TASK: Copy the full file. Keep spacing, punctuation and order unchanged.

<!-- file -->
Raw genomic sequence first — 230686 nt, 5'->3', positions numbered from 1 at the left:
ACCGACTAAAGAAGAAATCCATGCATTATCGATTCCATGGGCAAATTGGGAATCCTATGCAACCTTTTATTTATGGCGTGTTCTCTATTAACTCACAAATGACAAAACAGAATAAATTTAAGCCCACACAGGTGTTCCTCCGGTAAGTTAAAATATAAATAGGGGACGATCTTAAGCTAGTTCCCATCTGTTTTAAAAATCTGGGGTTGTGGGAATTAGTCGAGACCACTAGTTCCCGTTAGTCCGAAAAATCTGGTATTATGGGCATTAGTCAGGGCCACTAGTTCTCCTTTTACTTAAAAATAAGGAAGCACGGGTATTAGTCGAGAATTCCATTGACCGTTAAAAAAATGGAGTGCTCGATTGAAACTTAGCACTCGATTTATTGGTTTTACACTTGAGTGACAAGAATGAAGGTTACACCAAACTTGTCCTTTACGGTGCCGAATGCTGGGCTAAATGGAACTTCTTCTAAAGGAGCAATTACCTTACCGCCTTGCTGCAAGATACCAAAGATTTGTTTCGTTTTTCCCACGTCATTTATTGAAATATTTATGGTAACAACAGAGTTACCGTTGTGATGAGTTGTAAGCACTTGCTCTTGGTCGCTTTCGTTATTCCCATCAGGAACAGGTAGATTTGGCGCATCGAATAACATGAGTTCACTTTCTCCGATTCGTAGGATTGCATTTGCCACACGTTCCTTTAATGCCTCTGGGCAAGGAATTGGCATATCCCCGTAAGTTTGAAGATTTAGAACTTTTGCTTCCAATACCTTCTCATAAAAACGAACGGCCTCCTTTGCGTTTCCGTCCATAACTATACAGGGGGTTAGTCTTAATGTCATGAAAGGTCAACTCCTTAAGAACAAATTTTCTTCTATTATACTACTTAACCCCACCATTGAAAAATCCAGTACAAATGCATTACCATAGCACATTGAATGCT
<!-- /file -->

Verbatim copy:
Raw genomic sequence first — 230686 nt, 5'->3', positions numbered from 1 at the left:
ACCGACTAAAGAAGAAATCCATGCATTATCGATTCCATGGGCAAATTGGGAATCCTATGCAACCTTTTATTTATGGCGTGTTCTCTATTAACTCACAAATGACAAAACAGAATAAATTTAAGCCCACACAGGTGTTCCTCCGGTAAGTTAAAATATAAATAGGGGACGATCTTAAGCTAGTTCCCATCTGTTTTAAAAATCTGGGGTTGTGGGAATTAGTCGAGACCACTAGTTCCCGTTAGTCCGAAAAATCTGGTATTATGGGCATTAGTCAGGGCCACTAGTTCTCCTTTTACTTAAAAATAAGGAAGCACGGGTATTAGTCGAGAATTCCATTGACCGTTAAAAAAATGGAGTGCTCGATTGAAACTTAGCACTCGATTTATTGGTTTTACACTTGAGTGACAAGAATGAAGGTTACACCAAACTTGTCCTTTACGGTGCCGAATGCTGGGCTAAATGGAACTTCTTCTAAAGGAGCAATTACCTTACCGCCTTGCTGCAAGATACCAAAGATTTGTTTCGTTTTTCCCACGTCATTTATTGAAATATTTATGGTAACAACAGAGTTACCGTTGTGATGAGTTGTAAGCACTTGCTCTTGGTCGCTTTCGTTATTCCCATCAGGAACAGGTAGATTTGGCGCATCGAATAACATGAGTTCACTTTCTCCGATTCGTAGGATTGCATTTGCCACACGTTCCTTTAATGCCTCTGGGCAAGGAATTGGCATATCCCCGTAAGTTTGAAGATTTAGAACTTTTGCTTCCAATACCTTCTCATAAAAACGAACGGCCTCCTTTGCGTTTCCGTCCATAACTATACAGGGGGTTAGTCTTAATGTCATGAAAGGTCAACTCCTTAAGAACAAATTTTCTTCTATTATACTACTTAACCCCACCATTGAAAAATCCAGTACAAATGCATTACCATAGCACATTGAATGCT